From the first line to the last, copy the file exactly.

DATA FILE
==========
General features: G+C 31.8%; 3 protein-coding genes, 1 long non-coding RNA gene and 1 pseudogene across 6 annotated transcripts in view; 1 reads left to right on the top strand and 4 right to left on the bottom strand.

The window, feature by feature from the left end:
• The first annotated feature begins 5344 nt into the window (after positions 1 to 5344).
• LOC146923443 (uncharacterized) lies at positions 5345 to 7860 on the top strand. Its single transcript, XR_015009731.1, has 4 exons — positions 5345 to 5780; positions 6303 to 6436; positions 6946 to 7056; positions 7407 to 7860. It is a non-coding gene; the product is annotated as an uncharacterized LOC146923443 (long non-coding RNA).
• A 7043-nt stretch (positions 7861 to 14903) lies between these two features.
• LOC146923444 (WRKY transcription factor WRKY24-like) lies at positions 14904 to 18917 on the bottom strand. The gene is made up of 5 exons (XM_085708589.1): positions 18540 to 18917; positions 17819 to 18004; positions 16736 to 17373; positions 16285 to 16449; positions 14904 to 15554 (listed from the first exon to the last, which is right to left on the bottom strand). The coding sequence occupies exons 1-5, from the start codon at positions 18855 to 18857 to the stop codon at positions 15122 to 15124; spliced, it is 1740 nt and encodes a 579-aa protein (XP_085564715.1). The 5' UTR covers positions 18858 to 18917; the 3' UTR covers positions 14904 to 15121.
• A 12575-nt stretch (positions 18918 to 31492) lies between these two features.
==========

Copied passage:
General features: G+C 31.8%; 3 protein-coding genes, 1 long non-coding RNA gene and 1 pseudogene across 6 annotated transcripts in view; 1 reads left to right on the top strand and 4 right to left on the bottom strand.

The window, feature by feature from the left end:
• The first annotated feature begins 5344 nt into the window (after positions 1 to 5344).
• LOC146923443 (uncharacterized) lies at positions 5345 to 7860 on the top strand. Its single transcript, XR_015009731.1, has 4 exons — positions 5345 to 5780; positions 6303 to 6436; positions 6946 to 7056; positions 7407 to 7860. It is a non-coding gene; the product is annotated as an uncharacterized LOC146923443 (long non-coding RNA).
• A 7043-nt stretch (positions 7861 to 14903) lies between these two features.
• LOC146923444 (WRKY transcription factor WRKY24-like) lies at positions 14904 to 18917 on the bottom strand. The gene is made up of 5 exons (XM_085708589.1): positions 18540 to 18917; positions 17819 to 18004; positions 16736 to 17373; positions 16285 to 16449; positions 14904 to 15554 (listed from the first exon to the last, which is right to left on the bottom strand). The coding sequence occupies exons 1-5, from the start codon at positions 18855 to 18857 to the stop codon at positions 15122 to 15124; spliced, it is 1740 nt and encodes a 579-aa protein (XP_085564715.1). The 5' UTR covers positions 18858 to 18917; the 3' UTR covers positions 14904 to 15121.
• A 12575-nt stretch (positions 18918 to 31492) lies between these two features.